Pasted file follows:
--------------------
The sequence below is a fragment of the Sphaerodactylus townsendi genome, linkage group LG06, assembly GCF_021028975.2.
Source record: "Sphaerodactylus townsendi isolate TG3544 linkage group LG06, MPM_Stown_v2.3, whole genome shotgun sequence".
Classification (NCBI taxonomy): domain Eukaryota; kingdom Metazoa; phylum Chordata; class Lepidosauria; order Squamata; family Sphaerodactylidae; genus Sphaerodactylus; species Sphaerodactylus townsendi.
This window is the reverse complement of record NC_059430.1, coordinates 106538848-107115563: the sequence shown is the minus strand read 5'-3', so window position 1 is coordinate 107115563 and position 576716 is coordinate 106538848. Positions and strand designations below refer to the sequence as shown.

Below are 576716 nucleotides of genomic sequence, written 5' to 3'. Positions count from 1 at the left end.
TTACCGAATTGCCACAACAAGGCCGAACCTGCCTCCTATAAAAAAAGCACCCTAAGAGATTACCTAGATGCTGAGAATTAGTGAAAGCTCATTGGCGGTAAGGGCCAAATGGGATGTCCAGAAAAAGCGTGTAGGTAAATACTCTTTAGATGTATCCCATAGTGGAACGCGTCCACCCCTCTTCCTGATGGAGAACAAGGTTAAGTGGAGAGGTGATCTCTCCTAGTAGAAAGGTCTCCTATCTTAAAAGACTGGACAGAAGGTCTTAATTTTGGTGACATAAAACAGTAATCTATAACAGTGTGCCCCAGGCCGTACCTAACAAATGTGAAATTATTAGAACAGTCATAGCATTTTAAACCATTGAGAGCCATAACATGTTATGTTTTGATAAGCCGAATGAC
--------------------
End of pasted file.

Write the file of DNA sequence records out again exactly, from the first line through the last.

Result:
The sequence below is a fragment of the Sphaerodactylus townsendi genome, linkage group LG06, assembly GCF_021028975.2.
Source record: "Sphaerodactylus townsendi isolate TG3544 linkage group LG06, MPM_Stown_v2.3, whole genome shotgun sequence".
Classification (NCBI taxonomy): domain Eukaryota; kingdom Metazoa; phylum Chordata; class Lepidosauria; order Squamata; family Sphaerodactylidae; genus Sphaerodactylus; species Sphaerodactylus townsendi.
This window is the reverse complement of record NC_059430.1, coordinates 106538848-107115563: the sequence shown is the minus strand read 5'-3', so window position 1 is coordinate 107115563 and position 576716 is coordinate 106538848. Positions and strand designations below refer to the sequence as shown.

Below are 576716 nucleotides of genomic sequence, written 5' to 3'. Positions count from 1 at the left end.
TTACCGAATTGCCACAACAAGGCCGAACCTGCCTCCTATAAAAAAAGCACCCTAAGAGATTACCTAGATGCTGAGAATTAGTGAAAGCTCATTGGCGGTAAGGGCCAAATGGGATGTCCAGAAAAAGCGTGTAGGTAAATACTCTTTAGATGTATCCCATAGTGGAACGCGTCCACCCCTCTTCCTGATGGAGAACAAGGTTAAGTGGAGAGGTGATCTCTCCTAGTAGAAAGGTCTCCTATCTTAAAAGACTGGACAGAAGGTCTTAATTTTGGTGACATAAAACAGTAATCTATAACAGTGTGCCCCAGGCCGTACCTAACAAATGTGAAATTATTAGAACAGTCATAGCATTTTAAACCATTGAGAGCCATAACATGTTATGTTTTGATAAGCCGAATGAC